Manga cover

The Disappearance of Flight 206

The above manga cover makes this episode look quite a bit more exciting that it actually is… An airliner disappears into a time-space vortex and gets attacked by a giant walrus. Not much else to say about this one, try as I might. I kind of think somebody in the Tsuburaya special effects department developed some impressive looking vortex techniques with a cloud tank and they needed some excuse to use them. Plus there was this walrus suit lying around left over from another movie. Maybe this series’ lavish budget was running low?

Trapped onboard

Open Up!

The final episode comes with no giant monster in sight, though with lots of unnerving optical effects. It’s haunting note to end on — that the only escape from the pressures and anxieties of the Unbalanced, modern world is into fantasy and imagination — and perhaps madness (reminiscent of Terry Gillian’s Brazil, nearly 20 years later).

This story is the only one to suggest that Jun and Yuriko have a romantic relationship. In the past Ippei clearly has a crush on Yuri-chan, but otherwise the gang has just been good friends and adventuring companions. And I felt bad that the couple were so mean to Ippei, ditching him with his arms full of groceries. I rather hoped the episode would end with him playing some trick on them to get his revenge. Maybe there was an intent to show the consequences of thoughtlessly running away from responsibilities?

Quick Thought: Ultra Q, Episodes 20-23

Short comments and observations on this classic 1960’s Japanese tokusatsu, or “special effects” series. Assume some Spoilers for each episode.

The Undersea Humanoid Ragon


It would be fascinating to see a natural history textbook from the world of Ultra Q. The existence of giant monsters seems an accepted part of things. People are surprised at the appearance of a kaiju, but not shocked and horrified. In the 1954 Creature from the Black Lagoon, the Gillman is a discovery that overturns every conventional theory of biology and evolution. In Ultra Q, a geologist can casually pick up a text book that explains, with illustrations, about the race of aquatic humanoids that existed 250 million years ago — and continue to thrive today, beneath the sea. Supposedly they only have the IQ of “a gorilla,” but it is hard not to think of H.P. Lovecraft’s “Deep Ones,” who, immortal and vastly more advanced that we apes, have been the true superior life forms of Earth for eons.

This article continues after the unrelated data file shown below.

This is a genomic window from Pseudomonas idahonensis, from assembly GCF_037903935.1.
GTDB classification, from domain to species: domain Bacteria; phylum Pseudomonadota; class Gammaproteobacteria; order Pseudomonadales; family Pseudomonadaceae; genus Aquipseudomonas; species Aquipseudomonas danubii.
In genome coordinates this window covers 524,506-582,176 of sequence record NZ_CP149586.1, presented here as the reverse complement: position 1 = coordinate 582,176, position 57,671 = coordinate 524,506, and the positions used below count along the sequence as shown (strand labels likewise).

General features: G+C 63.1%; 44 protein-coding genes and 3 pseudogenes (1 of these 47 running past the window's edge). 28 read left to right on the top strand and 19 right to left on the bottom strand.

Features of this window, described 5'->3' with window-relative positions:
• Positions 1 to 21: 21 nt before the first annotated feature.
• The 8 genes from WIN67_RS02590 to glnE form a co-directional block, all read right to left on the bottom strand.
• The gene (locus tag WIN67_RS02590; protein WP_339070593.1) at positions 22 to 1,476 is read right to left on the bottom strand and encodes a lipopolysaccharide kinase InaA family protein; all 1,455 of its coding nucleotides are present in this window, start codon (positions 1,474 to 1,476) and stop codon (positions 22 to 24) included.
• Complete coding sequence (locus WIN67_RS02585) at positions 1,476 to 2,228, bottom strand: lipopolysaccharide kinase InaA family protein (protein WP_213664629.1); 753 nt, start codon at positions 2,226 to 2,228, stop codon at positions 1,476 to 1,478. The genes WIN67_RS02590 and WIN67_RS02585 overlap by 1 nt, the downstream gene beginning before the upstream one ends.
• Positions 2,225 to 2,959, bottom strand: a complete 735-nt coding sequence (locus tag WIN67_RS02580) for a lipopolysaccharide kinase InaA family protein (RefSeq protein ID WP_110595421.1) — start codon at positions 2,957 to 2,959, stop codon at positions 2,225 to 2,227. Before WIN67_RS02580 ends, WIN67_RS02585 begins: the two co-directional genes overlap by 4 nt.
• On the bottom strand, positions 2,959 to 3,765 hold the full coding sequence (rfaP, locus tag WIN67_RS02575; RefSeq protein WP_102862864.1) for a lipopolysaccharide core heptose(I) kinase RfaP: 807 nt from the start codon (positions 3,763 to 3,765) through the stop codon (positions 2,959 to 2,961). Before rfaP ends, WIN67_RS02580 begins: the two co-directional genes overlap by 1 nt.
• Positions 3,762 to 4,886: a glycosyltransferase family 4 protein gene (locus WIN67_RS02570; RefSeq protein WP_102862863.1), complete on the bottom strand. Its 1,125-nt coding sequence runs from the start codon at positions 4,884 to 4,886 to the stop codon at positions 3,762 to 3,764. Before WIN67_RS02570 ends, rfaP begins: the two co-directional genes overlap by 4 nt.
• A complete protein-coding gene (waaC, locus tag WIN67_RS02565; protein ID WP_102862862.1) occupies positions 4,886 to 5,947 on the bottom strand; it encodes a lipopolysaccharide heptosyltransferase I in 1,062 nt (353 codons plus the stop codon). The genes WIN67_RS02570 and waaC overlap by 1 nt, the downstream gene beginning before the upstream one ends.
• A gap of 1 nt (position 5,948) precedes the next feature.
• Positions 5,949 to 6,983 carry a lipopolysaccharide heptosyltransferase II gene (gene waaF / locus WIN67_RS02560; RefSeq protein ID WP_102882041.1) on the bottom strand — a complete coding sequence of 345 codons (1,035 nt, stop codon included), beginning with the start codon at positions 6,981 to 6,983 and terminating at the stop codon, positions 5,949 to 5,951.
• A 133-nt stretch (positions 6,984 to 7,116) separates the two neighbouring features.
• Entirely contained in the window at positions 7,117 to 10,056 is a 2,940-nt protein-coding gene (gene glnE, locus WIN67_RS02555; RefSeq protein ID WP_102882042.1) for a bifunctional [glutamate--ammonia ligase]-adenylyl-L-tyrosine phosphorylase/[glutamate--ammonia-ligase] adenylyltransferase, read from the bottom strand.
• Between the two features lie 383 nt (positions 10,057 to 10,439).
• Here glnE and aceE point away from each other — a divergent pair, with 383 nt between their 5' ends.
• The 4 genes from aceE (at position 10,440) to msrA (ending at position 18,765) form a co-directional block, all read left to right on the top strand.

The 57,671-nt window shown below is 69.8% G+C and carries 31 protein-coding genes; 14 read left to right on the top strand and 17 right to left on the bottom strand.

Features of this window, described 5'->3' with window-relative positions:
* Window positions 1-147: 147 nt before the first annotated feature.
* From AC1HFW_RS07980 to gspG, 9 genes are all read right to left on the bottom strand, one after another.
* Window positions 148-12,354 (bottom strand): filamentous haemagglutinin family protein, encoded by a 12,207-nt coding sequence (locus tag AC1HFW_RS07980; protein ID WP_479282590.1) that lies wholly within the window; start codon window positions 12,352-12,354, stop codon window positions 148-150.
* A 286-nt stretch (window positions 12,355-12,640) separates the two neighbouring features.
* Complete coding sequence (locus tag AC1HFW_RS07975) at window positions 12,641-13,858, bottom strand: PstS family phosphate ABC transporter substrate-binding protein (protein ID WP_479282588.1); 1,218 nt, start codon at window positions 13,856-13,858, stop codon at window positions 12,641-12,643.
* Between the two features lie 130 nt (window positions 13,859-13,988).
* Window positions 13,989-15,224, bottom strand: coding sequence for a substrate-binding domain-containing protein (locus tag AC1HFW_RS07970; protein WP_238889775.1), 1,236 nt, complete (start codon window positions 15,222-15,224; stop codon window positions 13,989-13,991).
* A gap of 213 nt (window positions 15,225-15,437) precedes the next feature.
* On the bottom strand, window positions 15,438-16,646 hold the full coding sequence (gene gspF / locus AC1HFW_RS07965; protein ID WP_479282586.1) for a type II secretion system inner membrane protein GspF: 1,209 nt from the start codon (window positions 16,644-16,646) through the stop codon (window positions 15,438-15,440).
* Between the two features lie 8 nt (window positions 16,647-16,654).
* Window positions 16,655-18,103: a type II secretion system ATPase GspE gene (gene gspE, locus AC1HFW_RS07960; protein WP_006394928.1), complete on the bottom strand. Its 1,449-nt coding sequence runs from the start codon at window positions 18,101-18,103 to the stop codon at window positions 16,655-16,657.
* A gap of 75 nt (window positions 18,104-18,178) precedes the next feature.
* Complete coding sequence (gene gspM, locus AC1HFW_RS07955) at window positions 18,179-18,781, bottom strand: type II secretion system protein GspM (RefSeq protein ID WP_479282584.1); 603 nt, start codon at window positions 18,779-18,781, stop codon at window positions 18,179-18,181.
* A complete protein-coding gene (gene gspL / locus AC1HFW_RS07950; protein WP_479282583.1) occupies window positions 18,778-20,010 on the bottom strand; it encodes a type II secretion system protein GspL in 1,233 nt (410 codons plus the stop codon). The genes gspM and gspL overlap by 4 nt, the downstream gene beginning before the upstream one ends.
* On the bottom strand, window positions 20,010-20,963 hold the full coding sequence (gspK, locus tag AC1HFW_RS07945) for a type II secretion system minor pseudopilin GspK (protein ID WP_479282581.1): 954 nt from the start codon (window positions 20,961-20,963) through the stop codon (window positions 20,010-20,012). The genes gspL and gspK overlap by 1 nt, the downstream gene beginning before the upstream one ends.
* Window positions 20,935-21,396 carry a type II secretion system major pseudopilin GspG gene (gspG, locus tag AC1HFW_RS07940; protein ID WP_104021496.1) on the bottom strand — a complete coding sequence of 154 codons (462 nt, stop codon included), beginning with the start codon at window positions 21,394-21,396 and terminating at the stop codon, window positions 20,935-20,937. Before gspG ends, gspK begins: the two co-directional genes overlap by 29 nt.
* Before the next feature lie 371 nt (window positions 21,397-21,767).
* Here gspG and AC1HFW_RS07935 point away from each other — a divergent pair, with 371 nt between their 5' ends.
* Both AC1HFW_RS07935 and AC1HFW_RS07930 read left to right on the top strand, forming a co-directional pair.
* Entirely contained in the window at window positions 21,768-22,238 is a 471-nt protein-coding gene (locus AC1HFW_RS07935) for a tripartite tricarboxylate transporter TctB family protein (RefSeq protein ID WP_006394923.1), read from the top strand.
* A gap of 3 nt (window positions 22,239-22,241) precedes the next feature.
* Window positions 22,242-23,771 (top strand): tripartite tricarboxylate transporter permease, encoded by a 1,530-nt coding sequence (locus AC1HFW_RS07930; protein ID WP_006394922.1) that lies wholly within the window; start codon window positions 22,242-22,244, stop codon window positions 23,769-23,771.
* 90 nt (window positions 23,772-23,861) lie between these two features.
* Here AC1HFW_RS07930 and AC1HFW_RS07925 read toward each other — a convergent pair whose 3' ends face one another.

As other episodes have shown —with the week’s monster appearing in the opening credits — Japanese shows have a different sense of mystery and suspense than we are used to in the West. Fans of anime from the 80’s and 90’s are used to major “spoilers” being given away in just the title of an episode. If Citizen Kane had been an anime, its title might have been: “Rosebud: the Mysterious Sled of Nostalgic Youth!” So with Ultra Q we are used to episodes begun with titles such as “The Undersea Humanoid Ragon,” which kind of gives away a lot.

Space Directive M774